Alternatively, of course, this approach is always considered possible, necessary or beneficial: here in Germany, one would first have to realise how football actually works, especially as far as reporters are concerned. It is rare to watch a game – if you include the organ grinders with microphones – that is not marked by the reporters as lacking in entertainment or (going hand in hand) having considerable quality deficiencies. If one had understood that this is not at all due to this individual game, but to the sport of football, then one could – like an Italian commentator, for example – not limit oneself to the few moments of goal celebrations – which, by the way, are also criticised in Germany with the error analysis carried out during the action – but bring the individual actions, even if they do not directly lead to the goal, closer to the viewer in their beauty and quality.
Translated: goal actions, especially successful ones with a bulging net, are so rare (and there is neither a decreasing nor an increasing trend to be observed) that one is actually forced to focus on other things in terms of entertainment value. An Englishman is quite capable of stating a “good tackling”, if it takes place, which would be illuminated here exclusively from the other perspective: “There he goes again.” or “Too stubborn” or “he has to separate himself from the ball faster.” A successful action can also be a successful tackle, provided it is executed with mastery, precision and fairness. A very nice, captured English comment went like this: “If Tackling is an art, then surely he is a master of the art.”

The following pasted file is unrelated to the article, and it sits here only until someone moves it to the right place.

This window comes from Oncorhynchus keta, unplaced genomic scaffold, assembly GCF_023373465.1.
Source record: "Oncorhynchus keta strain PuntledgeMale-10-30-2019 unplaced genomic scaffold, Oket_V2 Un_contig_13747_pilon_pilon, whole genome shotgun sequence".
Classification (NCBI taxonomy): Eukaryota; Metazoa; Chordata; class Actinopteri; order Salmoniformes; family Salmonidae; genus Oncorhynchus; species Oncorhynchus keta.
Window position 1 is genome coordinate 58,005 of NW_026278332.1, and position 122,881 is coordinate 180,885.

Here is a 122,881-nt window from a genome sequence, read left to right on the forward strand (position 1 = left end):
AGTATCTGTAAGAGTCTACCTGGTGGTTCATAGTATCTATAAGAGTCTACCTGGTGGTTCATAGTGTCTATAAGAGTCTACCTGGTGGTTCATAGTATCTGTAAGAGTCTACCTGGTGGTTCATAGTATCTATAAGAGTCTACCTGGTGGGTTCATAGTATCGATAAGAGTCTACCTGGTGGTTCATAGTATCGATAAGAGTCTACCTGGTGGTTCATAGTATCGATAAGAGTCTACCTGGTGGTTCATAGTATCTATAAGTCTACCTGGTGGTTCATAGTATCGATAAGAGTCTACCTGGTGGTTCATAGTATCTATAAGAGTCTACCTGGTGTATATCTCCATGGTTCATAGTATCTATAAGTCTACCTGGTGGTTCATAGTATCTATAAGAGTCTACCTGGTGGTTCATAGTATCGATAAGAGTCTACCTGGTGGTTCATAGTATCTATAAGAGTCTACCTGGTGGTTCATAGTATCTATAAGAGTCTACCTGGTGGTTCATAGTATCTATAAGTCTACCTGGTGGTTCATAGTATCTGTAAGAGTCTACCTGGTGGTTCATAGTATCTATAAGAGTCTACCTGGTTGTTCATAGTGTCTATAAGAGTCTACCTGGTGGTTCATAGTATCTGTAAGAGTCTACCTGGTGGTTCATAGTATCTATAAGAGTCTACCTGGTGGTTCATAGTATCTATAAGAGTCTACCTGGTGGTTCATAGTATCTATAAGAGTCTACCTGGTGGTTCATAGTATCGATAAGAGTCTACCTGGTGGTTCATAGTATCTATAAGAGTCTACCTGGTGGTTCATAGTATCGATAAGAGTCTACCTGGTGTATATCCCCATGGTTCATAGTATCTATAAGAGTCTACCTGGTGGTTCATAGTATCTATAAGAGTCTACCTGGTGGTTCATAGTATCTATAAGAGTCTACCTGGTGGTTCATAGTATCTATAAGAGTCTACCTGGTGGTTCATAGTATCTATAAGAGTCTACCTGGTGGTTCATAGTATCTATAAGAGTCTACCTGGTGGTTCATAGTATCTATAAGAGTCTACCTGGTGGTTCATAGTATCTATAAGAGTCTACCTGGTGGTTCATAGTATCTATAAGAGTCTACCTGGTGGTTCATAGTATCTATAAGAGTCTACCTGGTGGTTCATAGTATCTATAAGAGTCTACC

Translated, (redundantly), “If tackling is an art, then surely he is a master of the art.” It almost gives you goosebumps just writing it.
m. The mathematical review of matchday 6 results.
Note: here the deviation of expected goals with scored goals is calculated for each match. To determine the total deviation, the values are added up in absolute terms (not visible here, this column). So: if one team deviates positively by 0.35 goals, the other negatively by -0.62, then the absolute total deviation is 0.35 + 0.62 = 0.97 goals. To determine the average deviation, all these values are added up and divided by the number of pairings – usually 9.
Home Away Total Deviation
Stuttgart HSV 2.19 1.05 3.24 1 2 -1.19 0.95
Gladbach Nürnberg 1.56 0.97 2.53 1 0 -0.56 -0.97
Augsburg Hannover 1.06 1.45 2.51 0 0 -1.06 -1.45
Mainz Dortmund 0.97 1.54 2.51 1 2 0.03 0.46
Schalke 04 Freiburg 2.05 0.94 2.99 4 2 1.95 1.06
Wolfsburg Kaiserslautern 1.74 0.94 2.67 1 0 -0.74 -0.94
FC Bayern Leverkusen 2.20 0.89 3.09 3 0 0.80 -0.89
FC Cologne Hoffenheim 1.50 1.70 3.20 2 0 0.50 -1.70